We’re all familiar with the inescapable masses of cat and dog photos flooding social media networks on a daily basis. People love photos of their household companions, and offering professional portrait sessions of pets and their owners can make a profitable return.

Photo from widmatt

Invest some time into Facebook and Twitter trends to capitalize on the phenomenon. If you get a few pet shoots under your belt and begin advertising on social media, you’re bound to get genuine interest in no time.

Pet portraiture can be achieved on-location and is a year-round business – sunny days, leaf piles and snowy backyards are all desirable locales for playful animal shots. It’s not far off from human portraiture, and the candid expressions of house pets are often far easier to accomplish than those of people. An hour of shooting and another one editing can be enough to give a client professional results and generate some revenue.

Corporate portraits

Corporate America’s employees can be your best friends. New businesses often need portraits of their company’s upper management and workforce for various reasons. Office environments use photos for network profiles (email, messaging and communications) and many businesses use employee portraits on websites and advertising materials.

Photo from Samantha Lauren Photographie

Photographing an organization’s employees en masse is not an exceedingly difficult task. With some basic three-point lighting or good natural light at your disposal, an hour or two can cover just about any number of people if you’re using a reliable setup. I’d recommend pricing your work based on the number of photos you’re producing as opposed to an hourly rate (remember that each photo will require some degree of post-production on your end).

Companies are constantly changing their rosters as employees are hired, fired and promoted. And the more often the office staff changes, the more often they’re seeking photographers.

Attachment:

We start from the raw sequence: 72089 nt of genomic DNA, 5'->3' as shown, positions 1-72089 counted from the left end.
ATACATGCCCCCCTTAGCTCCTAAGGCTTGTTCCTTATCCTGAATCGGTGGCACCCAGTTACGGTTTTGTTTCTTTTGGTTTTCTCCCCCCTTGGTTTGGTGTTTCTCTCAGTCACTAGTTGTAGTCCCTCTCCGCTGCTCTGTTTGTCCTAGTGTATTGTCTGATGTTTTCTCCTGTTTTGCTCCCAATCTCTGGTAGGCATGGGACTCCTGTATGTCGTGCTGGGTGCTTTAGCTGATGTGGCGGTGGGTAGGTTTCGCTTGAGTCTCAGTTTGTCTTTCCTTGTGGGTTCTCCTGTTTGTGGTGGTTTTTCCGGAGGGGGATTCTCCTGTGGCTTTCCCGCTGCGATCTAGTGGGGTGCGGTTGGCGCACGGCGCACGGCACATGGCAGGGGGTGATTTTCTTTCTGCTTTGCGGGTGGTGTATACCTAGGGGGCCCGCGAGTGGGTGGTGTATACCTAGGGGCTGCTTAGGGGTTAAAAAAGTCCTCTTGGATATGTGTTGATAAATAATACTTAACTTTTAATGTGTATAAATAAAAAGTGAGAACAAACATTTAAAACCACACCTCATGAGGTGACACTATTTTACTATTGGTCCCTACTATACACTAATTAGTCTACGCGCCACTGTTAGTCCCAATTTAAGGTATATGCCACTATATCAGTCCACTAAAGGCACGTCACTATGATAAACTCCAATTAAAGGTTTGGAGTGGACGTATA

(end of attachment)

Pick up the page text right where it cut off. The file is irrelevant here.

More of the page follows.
Stock photography is one of the most diverse and accessible approaches to supplemental income. The great part about stock is that it encompasses just about every photographic genre, so just about any type of photographer can embrace it.

And you don’t necessarily need to invest extra time into shooting specific stock photos. If you’ve been a practicing photographer for quite some time, then you undoubtedly have a plethora of extra, unused images from hundreds of past shoots. You can provide these hibernating images to stock agencies and potentially make some money while you’re sleeping if individual proprietors show interest in licensing the photos. There are a few different types of licenses that you can offer your pictures for, and each one delivers different amounts of compensation to you.

Retouching old photographs

Use your Photoshop skills to your fiscal advantage. I constantly find postings (on Craigslist and elsewhere) where people are seeking a skilled imaging professional to retouch or restore their decaying family photo albums.

Photo from anyjazz65

Yes, this may not be the most exciting job in the world, but it’s a breeze if you know what you’re doing and can make a pretty penny if you’re looking for supplemental income. Meticulous care with the clone tool and a few hours of restoration can get the job done and really impress someone who values their aging, boxed-up memories.